Teaching English in Nara, Japan:

How can teachers find teaching jobs in Nara, Japan?
I worked first at a private women’s university in Osaka for 38 years. After retirement I went to work at a language school teaching children. I would suggest that teachers check job sites online and also newspapers for available jobs. Other possibilities are checking with people they might know who are living in the country/area that they wish to go.

The main English teaching jobs available are:
Full time English language school positions, part time English language school positions, agencies (send teachers to different locations), teaching at companies, teaching at community centers, etc., private teaching (not through a school, agency, etc.)

What are the minimum teaching requirements?
If the candidate is looking for a position at a university, then a PhD is often required these days. At least an M.A. is necessary. University jobs are hard to come by these days. If the person is looking at language schools, then a B.A. may be all that its required. The JET program is still a fairly good way to get experience in Japan.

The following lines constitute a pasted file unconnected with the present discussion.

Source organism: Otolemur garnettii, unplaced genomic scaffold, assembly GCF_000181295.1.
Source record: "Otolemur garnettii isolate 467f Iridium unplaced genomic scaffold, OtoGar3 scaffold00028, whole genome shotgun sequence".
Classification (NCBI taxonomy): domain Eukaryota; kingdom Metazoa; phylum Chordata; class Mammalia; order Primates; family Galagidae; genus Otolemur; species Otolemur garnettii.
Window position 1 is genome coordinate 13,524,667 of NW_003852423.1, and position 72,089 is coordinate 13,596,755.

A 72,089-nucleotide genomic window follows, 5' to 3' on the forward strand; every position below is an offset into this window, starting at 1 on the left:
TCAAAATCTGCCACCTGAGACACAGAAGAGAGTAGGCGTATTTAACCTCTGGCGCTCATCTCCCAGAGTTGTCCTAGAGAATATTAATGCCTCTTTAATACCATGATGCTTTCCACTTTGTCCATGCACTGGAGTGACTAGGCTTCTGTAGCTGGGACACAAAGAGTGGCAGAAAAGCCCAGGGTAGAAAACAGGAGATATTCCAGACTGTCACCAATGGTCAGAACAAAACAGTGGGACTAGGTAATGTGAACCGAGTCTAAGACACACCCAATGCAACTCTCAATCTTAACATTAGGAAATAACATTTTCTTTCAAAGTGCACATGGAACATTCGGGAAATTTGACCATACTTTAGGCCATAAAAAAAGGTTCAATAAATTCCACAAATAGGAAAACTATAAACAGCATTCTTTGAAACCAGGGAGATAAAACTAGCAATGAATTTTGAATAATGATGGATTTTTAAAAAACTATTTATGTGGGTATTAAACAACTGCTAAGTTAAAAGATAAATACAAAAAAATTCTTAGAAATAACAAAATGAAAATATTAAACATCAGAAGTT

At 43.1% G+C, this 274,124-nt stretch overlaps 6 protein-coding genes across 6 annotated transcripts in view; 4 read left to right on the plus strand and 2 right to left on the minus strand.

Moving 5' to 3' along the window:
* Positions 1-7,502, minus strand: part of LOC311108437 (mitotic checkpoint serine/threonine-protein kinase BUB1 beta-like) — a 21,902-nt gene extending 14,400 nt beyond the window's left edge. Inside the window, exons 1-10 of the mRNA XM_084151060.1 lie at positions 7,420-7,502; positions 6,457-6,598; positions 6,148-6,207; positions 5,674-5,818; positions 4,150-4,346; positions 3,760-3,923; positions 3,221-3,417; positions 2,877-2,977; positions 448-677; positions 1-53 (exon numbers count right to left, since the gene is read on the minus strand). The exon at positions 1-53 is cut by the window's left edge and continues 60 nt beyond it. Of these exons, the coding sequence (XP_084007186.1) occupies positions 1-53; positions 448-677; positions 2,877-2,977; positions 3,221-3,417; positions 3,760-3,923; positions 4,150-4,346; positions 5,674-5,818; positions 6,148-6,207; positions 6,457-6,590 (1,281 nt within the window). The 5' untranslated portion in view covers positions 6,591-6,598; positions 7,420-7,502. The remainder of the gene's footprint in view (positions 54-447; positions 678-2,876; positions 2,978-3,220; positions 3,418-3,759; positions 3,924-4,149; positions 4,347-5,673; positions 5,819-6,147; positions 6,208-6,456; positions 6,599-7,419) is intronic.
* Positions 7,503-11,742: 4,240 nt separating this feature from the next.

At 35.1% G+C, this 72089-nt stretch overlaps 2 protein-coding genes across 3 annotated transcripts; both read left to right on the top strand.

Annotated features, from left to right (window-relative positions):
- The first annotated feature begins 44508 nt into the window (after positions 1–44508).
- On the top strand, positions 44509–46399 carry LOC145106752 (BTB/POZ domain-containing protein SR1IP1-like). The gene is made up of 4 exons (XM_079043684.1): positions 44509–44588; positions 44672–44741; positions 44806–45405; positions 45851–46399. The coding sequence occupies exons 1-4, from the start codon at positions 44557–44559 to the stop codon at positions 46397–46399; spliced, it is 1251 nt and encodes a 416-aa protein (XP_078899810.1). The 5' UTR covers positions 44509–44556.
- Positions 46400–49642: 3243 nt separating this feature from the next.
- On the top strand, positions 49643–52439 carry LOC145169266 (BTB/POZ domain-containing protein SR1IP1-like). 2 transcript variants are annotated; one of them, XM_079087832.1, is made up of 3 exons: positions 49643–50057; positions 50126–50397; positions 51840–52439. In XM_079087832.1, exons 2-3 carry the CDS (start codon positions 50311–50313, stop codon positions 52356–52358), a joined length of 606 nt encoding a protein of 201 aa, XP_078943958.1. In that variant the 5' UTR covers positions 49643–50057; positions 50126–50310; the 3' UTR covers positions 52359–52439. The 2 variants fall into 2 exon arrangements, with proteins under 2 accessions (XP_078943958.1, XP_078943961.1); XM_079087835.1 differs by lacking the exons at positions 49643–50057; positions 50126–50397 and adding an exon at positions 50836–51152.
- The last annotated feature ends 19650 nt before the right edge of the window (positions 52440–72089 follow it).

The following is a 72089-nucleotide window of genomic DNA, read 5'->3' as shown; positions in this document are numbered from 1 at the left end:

What teaching requirements would you recommend?
I recommend at least a B.A., some ESL training if not an actual degree and at least a little experience.

What are the levels of payment?
It of course depends on the place but the average is about 2,500 to 3,000 yen per hour (approximately $20-25/hour).
With the high cost of living in Japan, it’s often hard to make ends meet.

How many teaching days a week is normal?
5 – 6 days per week.

How many face-to-face teaching hours a week is normal?
18 hours per week.

What is the normal arrangement for holidays?
All national holidays are usually off. If the job is part-time, you are not paid for holidays.

What advice would you give to someone considering coming to Nara, Japan to teach English?
It’s a nice, safe place to get experience if you don’t mind crowds, noise, high prices and language barriers.

What are the positive aspects of teaching English in Nara, Japan?
People are generally very well-mannered. The service industry in Japan is top-notch, unbeatable, so that makes living here easier.

What are the negative aspects for teaching English inNara, Japan?
If you don’t speak the language, you might encounter problems and there are many rules that some might find unbearable.

What are some of the teaching challenges for English teachers teaching the local people in your area?
For some, the lack of progress seen in their students might be a challenge.

 

Living in Nara, Japan:

Are there any visa or other legal requirements to live in Japan?
Yes, you need a working visa. You’ll need a sponsor for that visa, so getting employment assured before arrival is best.

What is the cost of living like in Japan?
It is expensive.